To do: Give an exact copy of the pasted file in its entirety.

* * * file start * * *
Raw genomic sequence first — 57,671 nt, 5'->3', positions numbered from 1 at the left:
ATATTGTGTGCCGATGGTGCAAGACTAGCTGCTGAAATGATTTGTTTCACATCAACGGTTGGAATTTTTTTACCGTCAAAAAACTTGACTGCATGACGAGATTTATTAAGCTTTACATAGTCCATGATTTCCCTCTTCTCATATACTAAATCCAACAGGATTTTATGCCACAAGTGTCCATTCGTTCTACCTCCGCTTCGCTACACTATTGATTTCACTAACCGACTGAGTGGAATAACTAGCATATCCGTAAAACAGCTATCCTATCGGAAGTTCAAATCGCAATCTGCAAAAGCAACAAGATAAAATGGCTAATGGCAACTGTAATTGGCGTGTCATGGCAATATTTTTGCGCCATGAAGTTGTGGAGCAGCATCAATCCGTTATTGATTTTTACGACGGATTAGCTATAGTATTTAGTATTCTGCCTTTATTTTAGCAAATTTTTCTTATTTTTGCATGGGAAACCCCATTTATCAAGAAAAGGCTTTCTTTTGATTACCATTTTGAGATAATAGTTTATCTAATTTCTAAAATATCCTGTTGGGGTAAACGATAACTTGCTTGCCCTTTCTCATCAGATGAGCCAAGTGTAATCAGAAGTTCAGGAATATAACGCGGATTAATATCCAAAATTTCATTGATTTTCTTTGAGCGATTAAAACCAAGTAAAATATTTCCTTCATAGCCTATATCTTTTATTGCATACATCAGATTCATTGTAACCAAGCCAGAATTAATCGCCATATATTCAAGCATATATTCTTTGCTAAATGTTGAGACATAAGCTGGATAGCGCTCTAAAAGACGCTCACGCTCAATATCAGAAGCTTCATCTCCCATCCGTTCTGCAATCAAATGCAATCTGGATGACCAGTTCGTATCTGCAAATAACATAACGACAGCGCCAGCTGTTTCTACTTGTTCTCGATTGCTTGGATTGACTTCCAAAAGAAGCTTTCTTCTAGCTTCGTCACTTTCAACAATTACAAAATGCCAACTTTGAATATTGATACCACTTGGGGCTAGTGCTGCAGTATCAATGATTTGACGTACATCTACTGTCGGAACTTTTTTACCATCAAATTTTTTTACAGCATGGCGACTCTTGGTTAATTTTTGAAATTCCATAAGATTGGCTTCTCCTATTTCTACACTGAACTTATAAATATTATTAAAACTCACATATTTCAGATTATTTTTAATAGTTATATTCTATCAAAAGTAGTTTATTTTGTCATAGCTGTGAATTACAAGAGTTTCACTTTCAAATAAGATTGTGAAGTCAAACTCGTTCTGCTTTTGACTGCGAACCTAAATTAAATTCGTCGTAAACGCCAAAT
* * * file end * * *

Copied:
Raw genomic sequence first — 57,671 nt, 5'->3', positions numbered from 1 at the left:
ATATTGTGTGCCGATGGTGCAAGACTAGCTGCTGAAATGATTTGTTTCACATCAACGGTTGGAATTTTTTTACCGTCAAAAAACTTGACTGCATGACGAGATTTATTAAGCTTTACATAGTCCATGATTTCCCTCTTCTCATATACTAAATCCAACAGGATTTTATGCCACAAGTGTCCATTCGTTCTACCTCCGCTTCGCTACACTATTGATTTCACTAACCGACTGAGTGGAATAACTAGCATATCCGTAAAACAGCTATCCTATCGGAAGTTCAAATCGCAATCTGCAAAAGCAACAAGATAAAATGGCTAATGGCAACTGTAATTGGCGTGTCATGGCAATATTTTTGCGCCATGAAGTTGTGGAGCAGCATCAATCCGTTATTGATTTTTACGACGGATTAGCTATAGTATTTAGTATTCTGCCTTTATTTTAGCAAATTTTTCTTATTTTTGCATGGGAAACCCCATTTATCAAGAAAAGGCTTTCTTTTGATTACCATTTTGAGATAATAGTTTATCTAATTTCTAAAATATCCTGTTGGGGTAAACGATAACTTGCTTGCCCTTTCTCATCAGATGAGCCAAGTGTAATCAGAAGTTCAGGAATATAACGCGGATTAATATCCAAAATTTCATTGATTTTCTTTGAGCGATTAAAACCAAGTAAAATATTTCCTTCATAGCCTATATCTTTTATTGCATACATCAGATTCATTGTAACCAAGCCAGAATTAATCGCCATATATTCAAGCATATATTCTTTGCTAAATGTTGAGACATAAGCTGGATAGCGCTCTAAAAGACGCTCACGCTCAATATCAGAAGCTTCATCTCCCATCCGTTCTGCAATCAAATGCAATCTGGATGACCAGTTCGTATCTGCAAATAACATAACGACAGCGCCAGCTGTTTCTACTTGTTCTCGATTGCTTGGATTGACTTCCAAAAGAAGCTTTCTTCTAGCTTCGTCACTTTCAACAATTACAAAATGCCAACTTTGAATATTGATACCACTTGGGGCTAGTGCTGCAGTATCAATGATTTGACGTACATCTACTGTCGGAACTTTTTTACCATCAAATTTTTTTACAGCATGGCGACTCTTGGTTAATTTTTGAAATTCCATAAGATTGGCTTCTCCTATTTCTACACTGAACTTATAAATATTATTAAAACTCACATATTTCAGATTATTTTTAATAGTTATATTCTATCAAAAGTAGTTTATTTTGTCATAGCTGTGAATTACAAGAGTTTCACTTTCAAATAAGATTGTGAAGTCAAACTCGTTCTGCTTTTGACTGCGAACCTAAATTAAATTCGTCGTAAACGCCAAAT